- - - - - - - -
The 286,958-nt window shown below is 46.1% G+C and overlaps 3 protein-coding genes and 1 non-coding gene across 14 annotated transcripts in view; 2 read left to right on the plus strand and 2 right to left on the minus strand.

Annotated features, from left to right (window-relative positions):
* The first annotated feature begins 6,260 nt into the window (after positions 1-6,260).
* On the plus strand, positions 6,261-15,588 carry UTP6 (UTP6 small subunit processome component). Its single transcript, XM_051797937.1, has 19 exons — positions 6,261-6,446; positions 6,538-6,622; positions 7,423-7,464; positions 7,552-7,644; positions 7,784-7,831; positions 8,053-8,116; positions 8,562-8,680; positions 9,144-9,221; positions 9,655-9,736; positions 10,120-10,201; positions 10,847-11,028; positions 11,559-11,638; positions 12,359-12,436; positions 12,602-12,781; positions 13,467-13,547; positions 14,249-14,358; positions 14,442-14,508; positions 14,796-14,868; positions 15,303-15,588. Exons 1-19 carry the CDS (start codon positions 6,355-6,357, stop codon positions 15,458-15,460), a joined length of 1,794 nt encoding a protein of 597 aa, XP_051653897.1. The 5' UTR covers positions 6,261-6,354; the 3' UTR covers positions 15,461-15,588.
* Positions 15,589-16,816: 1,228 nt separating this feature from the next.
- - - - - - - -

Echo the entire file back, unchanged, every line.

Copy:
The 286,958-nt window shown below is 46.1% G+C and overlaps 3 protein-coding genes and 1 non-coding gene across 14 annotated transcripts in view; 2 read left to right on the plus strand and 2 right to left on the minus strand.

Annotated features, from left to right (window-relative positions):
* The first annotated feature begins 6,260 nt into the window (after positions 1-6,260).
* On the plus strand, positions 6,261-15,588 carry UTP6 (UTP6 small subunit processome component). Its single transcript, XM_051797937.1, has 19 exons — positions 6,261-6,446; positions 6,538-6,622; positions 7,423-7,464; positions 7,552-7,644; positions 7,784-7,831; positions 8,053-8,116; positions 8,562-8,680; positions 9,144-9,221; positions 9,655-9,736; positions 10,120-10,201; positions 10,847-11,028; positions 11,559-11,638; positions 12,359-12,436; positions 12,602-12,781; positions 13,467-13,547; positions 14,249-14,358; positions 14,442-14,508; positions 14,796-14,868; positions 15,303-15,588. Exons 1-19 carry the CDS (start codon positions 6,355-6,357, stop codon positions 15,458-15,460), a joined length of 1,794 nt encoding a protein of 597 aa, XP_051653897.1. The 5' UTR covers positions 6,261-6,354; the 3' UTR covers positions 15,461-15,588.
* Positions 15,589-16,816: 1,228 nt separating this feature from the next.